Firefighters' worst fears have been realised in Australia where New South Wales has been hit with more bushfire emergencies than ever before in a single day.
At least two people have died, 150 homes are in ruin and Australia's Prime Minister says he expects worse to come.
- At least 100 homes destroyed in NSW as fires burn out of control
- Horror day for Australian firefighters as more than 12 bushfire emergencies declared in NSW
Driving directly into a furnace, firefighters face an inferno, head-on. The only light is a hellish glow and not just in Rainbow Flat, New South Wales.
Even in Australia - the land of bushfires - firefighters have never seen a day like this.
"We are seeing a situation in New South Wales with these fires we've not seen before," said New South Wales premier Glady Berejiklian.
Already, the fires are deadly and authorities expect the toll may rise.
"These fires have already claimed two lives, that have been confirmed. As the Premier said, we are expecting worse news as the day unfolds," said Prime Minister Scott Morrison.
"We can't rule out the really grave concerns that there could be more losses or indeed more fatalities," Shane Fitzsimmons, the Rural Fire Service Commissioner.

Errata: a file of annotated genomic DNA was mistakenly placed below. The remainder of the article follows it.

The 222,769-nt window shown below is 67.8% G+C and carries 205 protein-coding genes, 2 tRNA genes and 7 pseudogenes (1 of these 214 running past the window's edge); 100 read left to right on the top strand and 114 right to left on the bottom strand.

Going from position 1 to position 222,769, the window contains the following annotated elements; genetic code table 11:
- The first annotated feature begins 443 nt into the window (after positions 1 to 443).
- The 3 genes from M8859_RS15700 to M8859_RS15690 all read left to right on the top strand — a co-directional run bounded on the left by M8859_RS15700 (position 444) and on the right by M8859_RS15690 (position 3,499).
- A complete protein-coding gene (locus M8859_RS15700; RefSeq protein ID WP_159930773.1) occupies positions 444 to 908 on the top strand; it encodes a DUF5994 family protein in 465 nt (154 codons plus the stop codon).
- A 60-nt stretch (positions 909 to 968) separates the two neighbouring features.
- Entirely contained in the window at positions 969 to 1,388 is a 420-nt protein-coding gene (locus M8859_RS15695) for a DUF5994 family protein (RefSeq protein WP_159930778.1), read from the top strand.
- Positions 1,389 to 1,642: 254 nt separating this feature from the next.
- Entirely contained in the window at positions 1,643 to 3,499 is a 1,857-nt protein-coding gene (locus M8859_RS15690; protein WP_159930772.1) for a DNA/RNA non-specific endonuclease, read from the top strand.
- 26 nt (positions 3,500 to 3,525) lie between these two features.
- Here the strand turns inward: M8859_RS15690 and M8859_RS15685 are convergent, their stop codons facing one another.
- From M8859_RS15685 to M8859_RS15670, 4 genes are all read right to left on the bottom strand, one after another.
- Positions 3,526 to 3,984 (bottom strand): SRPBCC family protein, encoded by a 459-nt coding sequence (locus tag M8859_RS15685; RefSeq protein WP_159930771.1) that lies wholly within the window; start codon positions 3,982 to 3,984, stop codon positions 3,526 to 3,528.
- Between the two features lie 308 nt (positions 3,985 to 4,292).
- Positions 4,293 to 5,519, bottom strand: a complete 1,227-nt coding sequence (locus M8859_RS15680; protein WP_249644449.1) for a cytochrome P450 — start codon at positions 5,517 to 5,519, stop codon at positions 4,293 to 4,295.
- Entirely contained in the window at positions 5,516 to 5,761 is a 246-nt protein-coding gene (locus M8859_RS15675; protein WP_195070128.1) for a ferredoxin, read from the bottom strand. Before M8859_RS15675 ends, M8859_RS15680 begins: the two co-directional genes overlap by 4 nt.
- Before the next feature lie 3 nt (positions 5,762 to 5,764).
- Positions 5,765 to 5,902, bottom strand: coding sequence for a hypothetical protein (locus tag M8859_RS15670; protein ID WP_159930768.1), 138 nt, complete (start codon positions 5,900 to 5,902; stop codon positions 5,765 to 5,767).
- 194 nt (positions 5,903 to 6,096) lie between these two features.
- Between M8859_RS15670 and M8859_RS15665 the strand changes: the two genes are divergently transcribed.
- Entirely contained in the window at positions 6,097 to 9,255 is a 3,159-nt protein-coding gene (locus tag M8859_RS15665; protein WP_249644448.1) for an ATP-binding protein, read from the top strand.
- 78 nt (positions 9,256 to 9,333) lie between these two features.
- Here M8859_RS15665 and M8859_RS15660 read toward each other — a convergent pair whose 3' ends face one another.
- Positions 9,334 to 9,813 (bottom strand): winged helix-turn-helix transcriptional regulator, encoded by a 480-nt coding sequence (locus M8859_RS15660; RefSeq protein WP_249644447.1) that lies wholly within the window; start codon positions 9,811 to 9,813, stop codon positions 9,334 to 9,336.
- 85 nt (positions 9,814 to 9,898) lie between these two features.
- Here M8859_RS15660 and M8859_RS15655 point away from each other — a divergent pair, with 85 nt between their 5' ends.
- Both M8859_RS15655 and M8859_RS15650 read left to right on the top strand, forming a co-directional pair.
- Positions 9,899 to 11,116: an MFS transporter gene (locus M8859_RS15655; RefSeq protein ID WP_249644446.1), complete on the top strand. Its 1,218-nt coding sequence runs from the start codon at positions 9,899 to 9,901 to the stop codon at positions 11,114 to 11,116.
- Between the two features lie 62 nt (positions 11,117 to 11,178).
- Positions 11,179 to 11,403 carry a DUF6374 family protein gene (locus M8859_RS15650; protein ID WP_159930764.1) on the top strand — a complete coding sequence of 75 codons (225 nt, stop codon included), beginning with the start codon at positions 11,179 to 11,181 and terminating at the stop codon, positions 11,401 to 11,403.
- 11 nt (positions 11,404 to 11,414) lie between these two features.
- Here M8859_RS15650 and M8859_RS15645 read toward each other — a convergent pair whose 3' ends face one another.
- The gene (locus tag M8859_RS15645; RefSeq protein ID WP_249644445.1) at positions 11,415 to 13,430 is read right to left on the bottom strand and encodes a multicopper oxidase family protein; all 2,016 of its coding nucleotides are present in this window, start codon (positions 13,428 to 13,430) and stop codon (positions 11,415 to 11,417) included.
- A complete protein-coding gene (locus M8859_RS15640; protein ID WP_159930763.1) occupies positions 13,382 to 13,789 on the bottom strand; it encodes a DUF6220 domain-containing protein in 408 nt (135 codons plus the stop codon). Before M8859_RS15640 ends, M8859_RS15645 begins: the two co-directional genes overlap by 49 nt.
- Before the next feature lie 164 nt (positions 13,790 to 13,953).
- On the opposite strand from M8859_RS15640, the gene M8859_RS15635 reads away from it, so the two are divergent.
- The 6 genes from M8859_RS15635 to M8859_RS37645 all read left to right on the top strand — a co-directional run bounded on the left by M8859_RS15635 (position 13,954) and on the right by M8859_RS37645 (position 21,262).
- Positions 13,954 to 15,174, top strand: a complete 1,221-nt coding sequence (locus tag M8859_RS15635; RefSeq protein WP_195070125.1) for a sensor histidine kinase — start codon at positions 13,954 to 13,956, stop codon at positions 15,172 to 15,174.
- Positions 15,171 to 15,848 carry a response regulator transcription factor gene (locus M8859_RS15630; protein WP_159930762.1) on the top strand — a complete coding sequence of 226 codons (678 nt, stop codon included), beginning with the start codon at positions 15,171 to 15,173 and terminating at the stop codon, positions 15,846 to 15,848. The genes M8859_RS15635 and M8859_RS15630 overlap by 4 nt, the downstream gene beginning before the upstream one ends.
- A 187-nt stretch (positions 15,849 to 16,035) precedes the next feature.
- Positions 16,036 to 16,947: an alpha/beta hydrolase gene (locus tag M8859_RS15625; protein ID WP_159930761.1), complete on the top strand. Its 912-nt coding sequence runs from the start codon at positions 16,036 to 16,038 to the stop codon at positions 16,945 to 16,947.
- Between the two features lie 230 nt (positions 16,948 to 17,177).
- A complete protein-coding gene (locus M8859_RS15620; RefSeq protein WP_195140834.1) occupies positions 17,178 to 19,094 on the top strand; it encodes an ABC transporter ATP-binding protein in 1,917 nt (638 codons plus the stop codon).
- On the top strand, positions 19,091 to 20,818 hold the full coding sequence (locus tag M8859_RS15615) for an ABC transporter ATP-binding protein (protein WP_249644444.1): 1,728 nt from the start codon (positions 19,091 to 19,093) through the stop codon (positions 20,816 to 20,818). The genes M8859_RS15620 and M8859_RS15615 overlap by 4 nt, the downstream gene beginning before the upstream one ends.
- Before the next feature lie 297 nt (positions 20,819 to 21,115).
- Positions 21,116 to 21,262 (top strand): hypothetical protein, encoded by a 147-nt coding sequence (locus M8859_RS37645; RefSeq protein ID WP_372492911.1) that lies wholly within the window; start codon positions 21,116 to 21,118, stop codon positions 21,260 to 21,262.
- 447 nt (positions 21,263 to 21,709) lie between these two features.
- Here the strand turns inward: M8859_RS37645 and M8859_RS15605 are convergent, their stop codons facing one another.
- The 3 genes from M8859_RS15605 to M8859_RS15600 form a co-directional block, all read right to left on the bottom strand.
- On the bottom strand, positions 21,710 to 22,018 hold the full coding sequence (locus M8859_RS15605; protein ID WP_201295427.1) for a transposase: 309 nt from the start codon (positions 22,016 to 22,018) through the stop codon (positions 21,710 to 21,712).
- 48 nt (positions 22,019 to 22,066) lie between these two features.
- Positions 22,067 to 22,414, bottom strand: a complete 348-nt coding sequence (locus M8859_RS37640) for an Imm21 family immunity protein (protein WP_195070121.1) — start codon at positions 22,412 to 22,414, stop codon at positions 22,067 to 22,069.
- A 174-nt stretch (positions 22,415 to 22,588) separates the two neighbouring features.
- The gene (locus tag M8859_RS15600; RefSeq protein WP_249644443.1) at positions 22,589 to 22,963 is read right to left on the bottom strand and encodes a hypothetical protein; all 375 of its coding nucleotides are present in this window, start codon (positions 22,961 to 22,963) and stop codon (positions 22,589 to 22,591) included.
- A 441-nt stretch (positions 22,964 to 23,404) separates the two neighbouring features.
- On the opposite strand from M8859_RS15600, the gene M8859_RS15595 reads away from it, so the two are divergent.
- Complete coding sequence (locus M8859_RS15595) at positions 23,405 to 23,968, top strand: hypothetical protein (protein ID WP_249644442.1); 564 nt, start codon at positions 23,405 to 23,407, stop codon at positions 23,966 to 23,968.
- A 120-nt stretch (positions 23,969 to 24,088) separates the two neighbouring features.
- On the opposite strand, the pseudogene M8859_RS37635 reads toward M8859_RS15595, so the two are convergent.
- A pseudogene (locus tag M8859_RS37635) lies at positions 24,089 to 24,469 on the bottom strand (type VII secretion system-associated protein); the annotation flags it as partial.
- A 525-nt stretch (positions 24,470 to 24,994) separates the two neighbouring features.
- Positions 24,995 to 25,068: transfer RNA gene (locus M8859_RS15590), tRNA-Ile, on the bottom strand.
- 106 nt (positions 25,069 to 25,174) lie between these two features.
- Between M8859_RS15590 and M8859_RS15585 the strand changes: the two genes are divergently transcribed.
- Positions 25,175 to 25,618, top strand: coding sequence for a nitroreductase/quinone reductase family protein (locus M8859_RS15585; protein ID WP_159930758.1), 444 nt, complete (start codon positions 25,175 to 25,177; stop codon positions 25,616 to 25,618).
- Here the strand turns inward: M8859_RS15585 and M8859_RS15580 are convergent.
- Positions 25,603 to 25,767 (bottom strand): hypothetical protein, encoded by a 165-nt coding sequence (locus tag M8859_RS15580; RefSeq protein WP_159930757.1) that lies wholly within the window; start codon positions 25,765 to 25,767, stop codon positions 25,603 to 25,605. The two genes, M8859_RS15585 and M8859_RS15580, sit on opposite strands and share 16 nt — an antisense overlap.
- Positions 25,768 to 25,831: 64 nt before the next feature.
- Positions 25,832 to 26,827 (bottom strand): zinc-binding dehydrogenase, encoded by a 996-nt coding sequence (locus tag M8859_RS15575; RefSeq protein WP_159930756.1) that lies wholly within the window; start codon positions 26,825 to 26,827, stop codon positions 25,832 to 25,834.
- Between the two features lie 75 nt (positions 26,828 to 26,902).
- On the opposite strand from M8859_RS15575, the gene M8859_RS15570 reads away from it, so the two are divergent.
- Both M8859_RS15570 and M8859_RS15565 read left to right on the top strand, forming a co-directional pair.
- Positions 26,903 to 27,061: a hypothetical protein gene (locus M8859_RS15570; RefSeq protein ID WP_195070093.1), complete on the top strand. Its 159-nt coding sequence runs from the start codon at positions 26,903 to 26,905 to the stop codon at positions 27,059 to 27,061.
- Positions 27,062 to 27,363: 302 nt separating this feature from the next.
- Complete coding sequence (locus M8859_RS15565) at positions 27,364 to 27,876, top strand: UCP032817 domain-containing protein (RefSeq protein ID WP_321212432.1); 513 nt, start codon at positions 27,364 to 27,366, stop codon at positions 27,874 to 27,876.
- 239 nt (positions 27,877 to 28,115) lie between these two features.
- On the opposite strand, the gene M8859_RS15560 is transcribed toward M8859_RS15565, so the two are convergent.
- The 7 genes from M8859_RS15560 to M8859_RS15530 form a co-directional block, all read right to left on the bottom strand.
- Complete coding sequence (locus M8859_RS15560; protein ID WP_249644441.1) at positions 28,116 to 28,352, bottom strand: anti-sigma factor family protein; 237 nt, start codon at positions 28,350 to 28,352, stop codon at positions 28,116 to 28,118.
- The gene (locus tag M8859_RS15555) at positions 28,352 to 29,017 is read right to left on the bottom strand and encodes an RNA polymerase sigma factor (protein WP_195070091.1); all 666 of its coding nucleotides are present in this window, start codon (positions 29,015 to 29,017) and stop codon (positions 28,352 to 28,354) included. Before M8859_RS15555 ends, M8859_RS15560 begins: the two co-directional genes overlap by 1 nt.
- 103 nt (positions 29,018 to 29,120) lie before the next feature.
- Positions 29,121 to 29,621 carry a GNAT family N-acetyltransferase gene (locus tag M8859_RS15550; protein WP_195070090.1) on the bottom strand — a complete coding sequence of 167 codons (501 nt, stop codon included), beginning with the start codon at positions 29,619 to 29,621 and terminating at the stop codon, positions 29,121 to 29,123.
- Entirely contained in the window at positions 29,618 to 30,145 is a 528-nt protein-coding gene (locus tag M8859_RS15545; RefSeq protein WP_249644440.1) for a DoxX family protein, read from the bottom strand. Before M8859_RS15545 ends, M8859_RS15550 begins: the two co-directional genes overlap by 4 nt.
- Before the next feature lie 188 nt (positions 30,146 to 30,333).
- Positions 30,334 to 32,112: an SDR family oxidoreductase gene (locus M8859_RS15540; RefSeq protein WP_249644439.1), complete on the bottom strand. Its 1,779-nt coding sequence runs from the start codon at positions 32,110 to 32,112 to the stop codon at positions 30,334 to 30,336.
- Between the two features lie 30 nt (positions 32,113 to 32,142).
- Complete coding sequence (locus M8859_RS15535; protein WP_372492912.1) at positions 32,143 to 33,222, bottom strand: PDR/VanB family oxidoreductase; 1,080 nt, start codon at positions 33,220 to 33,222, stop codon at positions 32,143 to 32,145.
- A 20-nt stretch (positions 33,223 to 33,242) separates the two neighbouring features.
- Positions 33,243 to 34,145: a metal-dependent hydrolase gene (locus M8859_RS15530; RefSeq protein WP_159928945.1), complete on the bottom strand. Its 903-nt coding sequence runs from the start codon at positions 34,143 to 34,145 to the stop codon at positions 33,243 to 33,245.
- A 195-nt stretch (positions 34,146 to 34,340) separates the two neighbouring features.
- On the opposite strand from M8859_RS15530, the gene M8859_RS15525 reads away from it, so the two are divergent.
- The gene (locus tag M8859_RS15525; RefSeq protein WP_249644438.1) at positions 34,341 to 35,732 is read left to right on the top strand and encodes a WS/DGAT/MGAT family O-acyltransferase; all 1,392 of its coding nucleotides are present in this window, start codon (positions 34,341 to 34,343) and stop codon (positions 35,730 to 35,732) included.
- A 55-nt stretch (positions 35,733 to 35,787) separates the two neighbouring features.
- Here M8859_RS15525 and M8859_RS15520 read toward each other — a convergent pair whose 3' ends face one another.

On Friday, 17 bushfire emergencies were burning at once in New South Wales - nearly double the highest number on record.
So many fires, many communities had no choice but to fend for themselves.
"We've gotta protect the place, I've got too much gear here," said Nymboida resident Tony McLennan.
On a farm at Nymboida, it came without warning, leaving little time to prepare.
"Two hours ago it was 10km away. I haven't seen anything like this in my lifetime. And I'm getting up there," said McLennan.
For others nearby, it's simply too late. Homes and vehicles, totally destroyed.
"It was devastating. It was, it was a storm. It wasn't a fire, it was a storm. It was a firestorm," said Paul Johnson from the Nymboida Rural Fire Brigade.
Over hundreds of kilometres from the Queensland border down to the state's mid-North coast, more than a hundred homes are in ruins.
"Just like that. We've lost everything. Everyone's lost houses. It's devastation. It's like a bomb went off and went bang," Bobin resident Kim Hinton said.
Some residents were forced to flee to the beaches, leaving their homes to an unknown fate.
While in Rainbow Flat, firefighters battled, even their own fire brigade was destroyed.
It's a risk faced by all 1300 volunteers, fighting fires all over the state.
On Saturday night, that battle is far from over. Homes and people are still at risk.
New Zealand effect
The impact is also being seen in New Zealand.
Dust bush fires turned the sky a reddish brown colour for most of the South Island today. If the sky is clear of rain clouds tomorrow morning, the east coast off the North Island will be treated to a stunning sun rise due to the smoke and dust.
Smoke and ash can be seen on satellite photos across the Tasman sea.
A request may also be sent to New Zealand firefighters for help due to the horrific conditions expected by Tuesday to cover a much larger part of New South Wales.